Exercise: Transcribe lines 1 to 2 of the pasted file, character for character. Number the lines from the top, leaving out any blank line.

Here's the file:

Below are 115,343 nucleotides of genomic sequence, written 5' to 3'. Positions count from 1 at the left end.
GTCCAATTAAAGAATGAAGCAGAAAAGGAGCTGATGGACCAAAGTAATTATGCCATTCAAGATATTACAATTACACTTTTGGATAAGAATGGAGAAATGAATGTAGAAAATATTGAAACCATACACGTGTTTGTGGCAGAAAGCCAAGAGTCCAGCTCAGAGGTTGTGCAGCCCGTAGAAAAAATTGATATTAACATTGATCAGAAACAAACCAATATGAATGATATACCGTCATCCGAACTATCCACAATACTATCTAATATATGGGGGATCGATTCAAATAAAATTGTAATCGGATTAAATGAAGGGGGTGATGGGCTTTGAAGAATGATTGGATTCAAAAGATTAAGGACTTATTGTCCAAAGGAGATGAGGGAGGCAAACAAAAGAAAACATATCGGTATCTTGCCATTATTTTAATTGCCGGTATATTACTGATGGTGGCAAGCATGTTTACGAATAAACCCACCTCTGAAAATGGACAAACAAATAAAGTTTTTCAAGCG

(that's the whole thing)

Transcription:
Below are 115,343 nucleotides of genomic sequence, written 5' to 3'. Positions count from 1 at the left end.
GTCCAATTAAAGAATGAAGCAGAAAAGGAGCTGATGGACCAAAGTAATTATGCCATTCAAGATATTACAATTACACTTTTGGATAAGAATGGAGAAATGAATGTAGAAAATATTGAAACCATACACGTGTTTGTGGCAGAAAGCCAAGAGTCCAGCTCAGAGGTTGTGCAGCCCGTAGAAAAAATTGATATTAACATTGATCAGAAACAAACCAATATGAATGATATACCGTCATCCGAACTATCCACAATACTATCTAATATATGGGGGATCGATTCAAATAAAATTGTAATCGGATTAAATGAAGGGGGTGATGGGCTTTGAAGAATGATTGGATTCAAAAGATTAAGGACTTATTGTCCAAAGGAGATGAGGGAGGCAAACAAAAGAAAACATATCGGTATCTTGCCATTATTTTAATTGCCGGTATATTACTGATGGTGGCAAGCATGTTTACGAATAAACCCACCTCTGAAAATGGACAAACAAATAAAGTTTTTCAAGCG